Interventions for possible substance use disorder (SUD) can happen at any point, regardless of whether it’s newly emergent or advanced. But as with most physiological and mental health issues, clinicians will generally advise that potential SUD cases be treated as early as possible.
Here we’ll talk about why it’s best to seek professional help even before you’re certain that you might have a drug or alcohol problem. If you suspect that you or someone you’re close to has a SUD or is at risk of developing one, Dallas Drug Treatment Centers offers access to some of the best treatment facilities and programs in and around North Texas.
What is Early Intervention?
Early intervention is the practice of treating health conditions as soon as signs of an illness manifest. It is a mainstream idea in mental health, premised on the idea that mental illnesses are easier to treat and can be prevented from getting worse if they are diagnosed and addressed early.1 In the context of SUD treatment, it is directly opposite to the once-prevalent idea of “hitting rock bottom”.
What is Rock Bottom?
Waiting to hit rock bottom is the idea that individuals with substance use issues first need to realize that they need treatment. Rock bottom is usually defined as the so-called place people with drug or alcohol use disorder reach when they finally realize they need help.2
Rock bottom looks different for each individual. For some people, it may be their first DUI arrest or the first time they regret doing something while under the influence. For others, It may be something much more serious. There has long been criticism of the idea of hitting rock bottom precisely because it’s so subjective.
Additionally, personal circumstances can affect whether or not a person even faces consequences for substance misuse, further reducing the merit of waiting for rock bottom. For instance, a person with good financial and social standing may not experience any repercussions from their behavior. As a result, it may take decades to reach their personal rock bottom, if at all. Meanwhile, someone without a financial or social safety net is far more likely to feel the ramifications of their substance misuse much sooner.
Today, clinicians will generally agree that when it comes to substance use disorders, early treatment tends to be preferable, whether or not the person realizes they have a problem.
Reasons Why Early Intervention for Substance Misuse is Important
A 2016 paper published by the Office of the Surgeon General recommends early intervention even before signs of a substance use disorder are confirmed.3 In other words, the first signs of problematic substance use should already be a reason to seek help.
Reasons for this recommendation include the following:
1.) Early Intervention Reduces Potential Harm from Substance Misuse
Regular drug and alcohol use tend to result in cumulative negative health effects. The more a person misuses substances, the more physical and mental harm is likely to result. Preventing such misuse or intervening early on can prevent worse health issues from occurring.
2.) It Reduces Risk Behaviors Before They Result in Serious Injury
Intoxicating substances can interfere with decision-making, which can result in accidents or violent interactions with others. Each time a person uses intoxicants, they run a risk of harm because of their resulting behaviors. By intervening early, these risks can be mostly avoided.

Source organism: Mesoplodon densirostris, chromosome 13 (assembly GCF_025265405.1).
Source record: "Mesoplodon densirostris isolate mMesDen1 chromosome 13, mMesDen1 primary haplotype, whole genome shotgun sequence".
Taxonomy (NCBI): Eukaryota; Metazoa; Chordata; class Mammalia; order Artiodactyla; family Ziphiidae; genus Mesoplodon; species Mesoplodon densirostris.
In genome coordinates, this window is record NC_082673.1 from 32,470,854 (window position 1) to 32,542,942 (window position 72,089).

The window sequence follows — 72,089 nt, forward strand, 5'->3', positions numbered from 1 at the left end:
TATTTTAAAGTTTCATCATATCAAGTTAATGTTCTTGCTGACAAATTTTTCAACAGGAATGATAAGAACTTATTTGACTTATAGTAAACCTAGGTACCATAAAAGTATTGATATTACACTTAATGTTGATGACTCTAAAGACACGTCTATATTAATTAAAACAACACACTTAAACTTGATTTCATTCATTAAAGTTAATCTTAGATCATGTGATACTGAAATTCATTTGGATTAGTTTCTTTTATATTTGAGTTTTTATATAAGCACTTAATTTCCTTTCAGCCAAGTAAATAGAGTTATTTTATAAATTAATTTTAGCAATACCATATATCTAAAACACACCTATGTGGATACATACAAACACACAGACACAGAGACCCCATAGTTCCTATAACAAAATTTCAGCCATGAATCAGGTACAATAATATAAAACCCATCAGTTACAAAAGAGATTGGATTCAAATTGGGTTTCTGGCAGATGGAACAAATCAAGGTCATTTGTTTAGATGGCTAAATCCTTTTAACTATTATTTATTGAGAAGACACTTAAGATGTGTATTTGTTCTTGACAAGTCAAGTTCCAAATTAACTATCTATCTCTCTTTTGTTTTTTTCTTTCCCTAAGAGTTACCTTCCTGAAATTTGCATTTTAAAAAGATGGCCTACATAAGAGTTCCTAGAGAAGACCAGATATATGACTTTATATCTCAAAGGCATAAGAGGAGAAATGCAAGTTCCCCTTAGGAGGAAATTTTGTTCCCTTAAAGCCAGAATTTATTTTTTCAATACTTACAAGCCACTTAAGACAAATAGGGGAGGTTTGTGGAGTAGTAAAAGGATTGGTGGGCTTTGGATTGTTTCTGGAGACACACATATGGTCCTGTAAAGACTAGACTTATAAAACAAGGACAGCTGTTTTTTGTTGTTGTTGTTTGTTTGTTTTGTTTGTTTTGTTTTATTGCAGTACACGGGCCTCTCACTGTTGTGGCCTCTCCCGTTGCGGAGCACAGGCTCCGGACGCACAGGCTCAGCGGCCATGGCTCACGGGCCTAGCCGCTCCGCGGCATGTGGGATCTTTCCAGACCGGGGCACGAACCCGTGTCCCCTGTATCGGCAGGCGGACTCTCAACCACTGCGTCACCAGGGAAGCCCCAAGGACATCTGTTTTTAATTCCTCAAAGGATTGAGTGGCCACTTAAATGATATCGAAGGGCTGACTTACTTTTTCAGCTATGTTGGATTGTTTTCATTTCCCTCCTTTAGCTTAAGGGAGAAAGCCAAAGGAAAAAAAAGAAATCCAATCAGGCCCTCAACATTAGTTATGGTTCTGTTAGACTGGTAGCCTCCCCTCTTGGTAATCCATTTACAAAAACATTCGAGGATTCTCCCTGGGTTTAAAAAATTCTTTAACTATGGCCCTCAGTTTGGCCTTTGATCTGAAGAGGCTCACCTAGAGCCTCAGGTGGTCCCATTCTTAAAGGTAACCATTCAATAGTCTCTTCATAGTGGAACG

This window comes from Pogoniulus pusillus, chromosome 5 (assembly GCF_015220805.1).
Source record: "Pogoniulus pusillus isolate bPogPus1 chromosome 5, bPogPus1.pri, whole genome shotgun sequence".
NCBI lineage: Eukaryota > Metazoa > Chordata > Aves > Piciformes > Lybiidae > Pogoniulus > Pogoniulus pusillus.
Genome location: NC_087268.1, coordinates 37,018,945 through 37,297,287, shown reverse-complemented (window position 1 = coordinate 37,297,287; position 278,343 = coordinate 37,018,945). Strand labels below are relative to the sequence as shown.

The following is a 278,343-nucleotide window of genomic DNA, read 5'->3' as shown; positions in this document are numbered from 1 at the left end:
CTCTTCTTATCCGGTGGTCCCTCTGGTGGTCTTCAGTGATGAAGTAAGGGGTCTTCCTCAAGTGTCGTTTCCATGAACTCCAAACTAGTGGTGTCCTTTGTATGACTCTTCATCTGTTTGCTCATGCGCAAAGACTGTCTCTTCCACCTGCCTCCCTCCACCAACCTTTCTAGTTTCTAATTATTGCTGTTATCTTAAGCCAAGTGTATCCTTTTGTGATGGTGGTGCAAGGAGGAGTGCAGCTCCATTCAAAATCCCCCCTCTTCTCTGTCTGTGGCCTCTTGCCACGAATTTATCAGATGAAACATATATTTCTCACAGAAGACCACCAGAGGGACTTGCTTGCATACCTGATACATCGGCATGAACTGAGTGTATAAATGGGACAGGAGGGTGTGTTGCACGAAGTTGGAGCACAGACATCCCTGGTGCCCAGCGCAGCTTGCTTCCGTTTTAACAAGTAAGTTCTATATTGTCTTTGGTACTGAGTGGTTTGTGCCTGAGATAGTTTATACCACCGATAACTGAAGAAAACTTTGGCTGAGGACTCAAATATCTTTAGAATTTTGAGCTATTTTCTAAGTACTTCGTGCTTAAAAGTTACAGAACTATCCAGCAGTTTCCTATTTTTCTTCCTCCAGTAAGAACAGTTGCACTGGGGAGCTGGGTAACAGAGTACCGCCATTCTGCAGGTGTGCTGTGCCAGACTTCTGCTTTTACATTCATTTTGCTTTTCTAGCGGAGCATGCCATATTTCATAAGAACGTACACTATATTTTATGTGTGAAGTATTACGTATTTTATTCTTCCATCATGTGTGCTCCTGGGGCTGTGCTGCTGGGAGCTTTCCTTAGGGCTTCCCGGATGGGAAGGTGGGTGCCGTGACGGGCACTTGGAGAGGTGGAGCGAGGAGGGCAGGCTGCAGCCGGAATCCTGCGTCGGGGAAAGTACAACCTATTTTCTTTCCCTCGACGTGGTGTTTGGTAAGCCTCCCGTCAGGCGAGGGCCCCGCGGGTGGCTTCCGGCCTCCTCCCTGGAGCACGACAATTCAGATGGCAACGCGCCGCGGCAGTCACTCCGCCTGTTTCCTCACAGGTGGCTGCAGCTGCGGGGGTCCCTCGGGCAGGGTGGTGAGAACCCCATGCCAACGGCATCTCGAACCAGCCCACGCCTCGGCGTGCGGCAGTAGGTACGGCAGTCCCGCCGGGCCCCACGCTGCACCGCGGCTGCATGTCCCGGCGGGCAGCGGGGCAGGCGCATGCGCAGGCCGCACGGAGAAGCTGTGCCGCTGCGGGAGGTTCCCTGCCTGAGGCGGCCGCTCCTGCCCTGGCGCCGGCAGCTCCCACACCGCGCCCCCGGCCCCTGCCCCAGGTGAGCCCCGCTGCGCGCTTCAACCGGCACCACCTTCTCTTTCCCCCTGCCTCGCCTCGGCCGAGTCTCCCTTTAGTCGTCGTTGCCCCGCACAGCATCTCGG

3.) It Helps Improve Health and Social Functioning
People with drug and alcohol problems are at a much higher risk of developing chronic health issues. At the same time, they may find it harder to succeed in their personal and professional lives. Getting help early may prevent chronic illness and social interactions from becoming a lifelong issue.
4.) Early Treatment May Prevent Progression to SUD or other Disorders
Though individual instances of drug and alcohol use can raise an individual’s health risks, it takes repeated substance misuse before a SUD or another mental health disorder develops. Fully-fledged disorders can be complex, often requiring the assistance of specialized clinicians and possibly years of treatment. This usually makes mental health disorders more expensive to treat.
How Do I Identify Signs of Substance Misuse?
Some signs someone you know might have issues with substance misuse include the following:4
- Finding drug paraphernalia
- Unexplained mood swings
- A decline in grooming
- Frequent intoxication
- Reclusive behavior
- Strange sleep patterns
- Indifference to old hobbies, friends, and interests
Find Help for Substance Misuse Now
Signs of drug and alcohol misuse need to be addressed before they become a serious problem. Early intervention not only greatly reduces the possibility that substance misuse progresses into a SUD, but it also helps reduce the financial and time burden associated with treatment.
If you think that you or someone you know has a problem with substance misuse, Dallas Drug Treatment Centers can give you access to rehab and intervention services across North Texas. Call us today to discuss your options.
- Addington, J. (2007). The promise of early intervention. Early intervention in psychiatry, 1(4), 294-307
- Kirouac, M., & Witkiewitz, K. (2017). Identifying “Hitting Bottom” Among Individuals with Alcohol Problems: Development and Evaluation of the Noteworthy Aspects of Drinking Important to Recovery (NADIR). Substance use & misuse, 52(12), 1602-1615.
- Substance Abuse and Mental Health Services Administration (US), & Office of the Surgeon General (US). (2016, November). Early intervention, treatment, and management of substance use disorders. In Facing Addiction in America: The Surgeon General’s Report on Alcohol, Drugs, and Health. US Department of Health and Human Services.
- U.S. Department of Health & Human Services. (2019). Mental Health and Substance Use Disorders.